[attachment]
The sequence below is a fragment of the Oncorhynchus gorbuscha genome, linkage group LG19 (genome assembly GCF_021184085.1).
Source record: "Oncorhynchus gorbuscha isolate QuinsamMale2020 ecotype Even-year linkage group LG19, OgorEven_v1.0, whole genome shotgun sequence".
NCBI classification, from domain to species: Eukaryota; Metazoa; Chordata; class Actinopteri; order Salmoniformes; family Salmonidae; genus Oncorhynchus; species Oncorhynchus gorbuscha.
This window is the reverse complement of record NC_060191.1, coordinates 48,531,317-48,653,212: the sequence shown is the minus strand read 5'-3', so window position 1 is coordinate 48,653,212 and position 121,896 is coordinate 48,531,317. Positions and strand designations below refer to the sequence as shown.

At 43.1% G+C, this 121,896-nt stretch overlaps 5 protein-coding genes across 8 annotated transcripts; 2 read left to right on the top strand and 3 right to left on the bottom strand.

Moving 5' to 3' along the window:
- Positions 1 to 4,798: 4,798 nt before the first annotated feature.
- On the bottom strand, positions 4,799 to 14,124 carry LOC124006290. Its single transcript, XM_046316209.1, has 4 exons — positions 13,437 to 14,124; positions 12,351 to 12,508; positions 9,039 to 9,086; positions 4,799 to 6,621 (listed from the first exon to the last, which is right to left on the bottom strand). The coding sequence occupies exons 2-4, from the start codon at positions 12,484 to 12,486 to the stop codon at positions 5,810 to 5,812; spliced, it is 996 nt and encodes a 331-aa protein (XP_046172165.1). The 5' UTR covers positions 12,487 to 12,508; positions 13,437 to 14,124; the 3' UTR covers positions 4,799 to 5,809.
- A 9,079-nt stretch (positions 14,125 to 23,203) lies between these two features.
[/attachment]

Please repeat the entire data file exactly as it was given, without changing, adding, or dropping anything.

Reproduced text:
The sequence below is a fragment of the Oncorhynchus gorbuscha genome, linkage group LG19 (genome assembly GCF_021184085.1).
Source record: "Oncorhynchus gorbuscha isolate QuinsamMale2020 ecotype Even-year linkage group LG19, OgorEven_v1.0, whole genome shotgun sequence".
NCBI classification, from domain to species: Eukaryota; Metazoa; Chordata; class Actinopteri; order Salmoniformes; family Salmonidae; genus Oncorhynchus; species Oncorhynchus gorbuscha.
This window is the reverse complement of record NC_060191.1, coordinates 48,531,317-48,653,212: the sequence shown is the minus strand read 5'-3', so window position 1 is coordinate 48,653,212 and position 121,896 is coordinate 48,531,317. Positions and strand designations below refer to the sequence as shown.

At 43.1% G+C, this 121,896-nt stretch overlaps 5 protein-coding genes across 8 annotated transcripts; 2 read left to right on the top strand and 3 right to left on the bottom strand.

Moving 5' to 3' along the window:
- Positions 1 to 4,798: 4,798 nt before the first annotated feature.
- On the bottom strand, positions 4,799 to 14,124 carry LOC124006290. Its single transcript, XM_046316209.1, has 4 exons — positions 13,437 to 14,124; positions 12,351 to 12,508; positions 9,039 to 9,086; positions 4,799 to 6,621 (listed from the first exon to the last, which is right to left on the bottom strand). The coding sequence occupies exons 2-4, from the start codon at positions 12,484 to 12,486 to the stop codon at positions 5,810 to 5,812; spliced, it is 996 nt and encodes a 331-aa protein (XP_046172165.1). The 5' UTR covers positions 12,487 to 12,508; positions 13,437 to 14,124; the 3' UTR covers positions 4,799 to 5,809.
- A 9,079-nt stretch (positions 14,125 to 23,203) lies between these two features.